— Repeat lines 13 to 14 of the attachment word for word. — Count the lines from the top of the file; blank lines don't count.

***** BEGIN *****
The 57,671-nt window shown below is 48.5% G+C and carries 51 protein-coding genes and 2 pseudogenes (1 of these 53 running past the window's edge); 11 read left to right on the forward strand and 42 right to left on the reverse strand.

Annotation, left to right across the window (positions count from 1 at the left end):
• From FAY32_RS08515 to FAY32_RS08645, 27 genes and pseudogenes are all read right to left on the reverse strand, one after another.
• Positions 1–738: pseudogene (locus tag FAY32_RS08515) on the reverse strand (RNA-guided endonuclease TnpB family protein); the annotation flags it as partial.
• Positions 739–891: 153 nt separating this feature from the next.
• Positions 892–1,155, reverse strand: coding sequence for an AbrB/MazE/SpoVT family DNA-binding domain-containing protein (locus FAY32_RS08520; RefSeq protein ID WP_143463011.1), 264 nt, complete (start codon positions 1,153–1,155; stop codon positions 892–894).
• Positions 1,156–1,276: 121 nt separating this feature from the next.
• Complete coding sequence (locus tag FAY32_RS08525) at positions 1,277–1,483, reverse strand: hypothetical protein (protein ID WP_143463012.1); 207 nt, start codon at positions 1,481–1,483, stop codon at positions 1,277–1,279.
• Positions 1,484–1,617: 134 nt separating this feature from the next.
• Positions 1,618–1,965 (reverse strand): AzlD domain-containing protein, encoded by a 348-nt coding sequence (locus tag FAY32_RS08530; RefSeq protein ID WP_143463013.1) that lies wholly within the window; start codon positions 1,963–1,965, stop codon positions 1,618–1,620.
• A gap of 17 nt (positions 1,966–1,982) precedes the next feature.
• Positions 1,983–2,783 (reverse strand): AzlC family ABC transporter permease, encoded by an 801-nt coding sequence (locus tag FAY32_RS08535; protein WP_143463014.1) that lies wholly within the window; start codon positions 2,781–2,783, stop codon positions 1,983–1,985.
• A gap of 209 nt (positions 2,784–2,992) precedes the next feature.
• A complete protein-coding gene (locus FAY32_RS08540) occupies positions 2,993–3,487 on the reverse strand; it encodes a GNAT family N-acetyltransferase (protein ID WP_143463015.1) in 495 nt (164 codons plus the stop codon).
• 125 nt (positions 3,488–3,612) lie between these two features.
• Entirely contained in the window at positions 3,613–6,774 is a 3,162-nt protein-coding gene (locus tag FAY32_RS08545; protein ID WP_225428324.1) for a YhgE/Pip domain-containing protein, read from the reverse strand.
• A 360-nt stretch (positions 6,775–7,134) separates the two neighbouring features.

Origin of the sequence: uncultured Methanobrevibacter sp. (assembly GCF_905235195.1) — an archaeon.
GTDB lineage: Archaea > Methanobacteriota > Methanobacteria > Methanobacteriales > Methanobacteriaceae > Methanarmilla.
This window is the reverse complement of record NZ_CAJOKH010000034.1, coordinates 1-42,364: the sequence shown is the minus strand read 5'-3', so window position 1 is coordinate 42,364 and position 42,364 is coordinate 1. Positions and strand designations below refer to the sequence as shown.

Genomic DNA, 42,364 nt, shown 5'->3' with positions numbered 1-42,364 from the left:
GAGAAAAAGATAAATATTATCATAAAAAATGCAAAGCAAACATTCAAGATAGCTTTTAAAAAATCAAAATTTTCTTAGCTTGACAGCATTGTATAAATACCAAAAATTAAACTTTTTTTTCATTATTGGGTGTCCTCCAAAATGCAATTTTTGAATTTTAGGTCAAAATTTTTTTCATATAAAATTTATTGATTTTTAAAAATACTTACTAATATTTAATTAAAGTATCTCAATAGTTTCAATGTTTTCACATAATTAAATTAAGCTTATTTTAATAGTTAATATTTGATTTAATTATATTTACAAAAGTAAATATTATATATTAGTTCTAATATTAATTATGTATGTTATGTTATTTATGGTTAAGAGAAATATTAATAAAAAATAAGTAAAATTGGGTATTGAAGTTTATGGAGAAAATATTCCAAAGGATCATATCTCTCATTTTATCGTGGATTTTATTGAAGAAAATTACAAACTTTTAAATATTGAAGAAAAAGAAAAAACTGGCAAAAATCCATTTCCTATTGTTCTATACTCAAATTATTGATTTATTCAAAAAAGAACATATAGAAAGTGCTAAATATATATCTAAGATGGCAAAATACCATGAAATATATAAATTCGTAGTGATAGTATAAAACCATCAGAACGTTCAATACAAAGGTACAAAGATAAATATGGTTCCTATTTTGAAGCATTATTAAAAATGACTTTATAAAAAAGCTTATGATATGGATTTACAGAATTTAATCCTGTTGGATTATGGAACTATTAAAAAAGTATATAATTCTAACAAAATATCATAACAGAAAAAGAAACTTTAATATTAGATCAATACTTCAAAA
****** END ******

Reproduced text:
• A gap of 209 nt (positions 2,784–2,992) precedes the next feature.
• A complete protein-coding gene (locus FAY32_RS08540) occupies positions 2,993–3,487 on the reverse strand; it encodes a GNAT family N-acetyltransferase (protein ID WP_143463015.1) in 495 nt (164 codons plus the stop codon).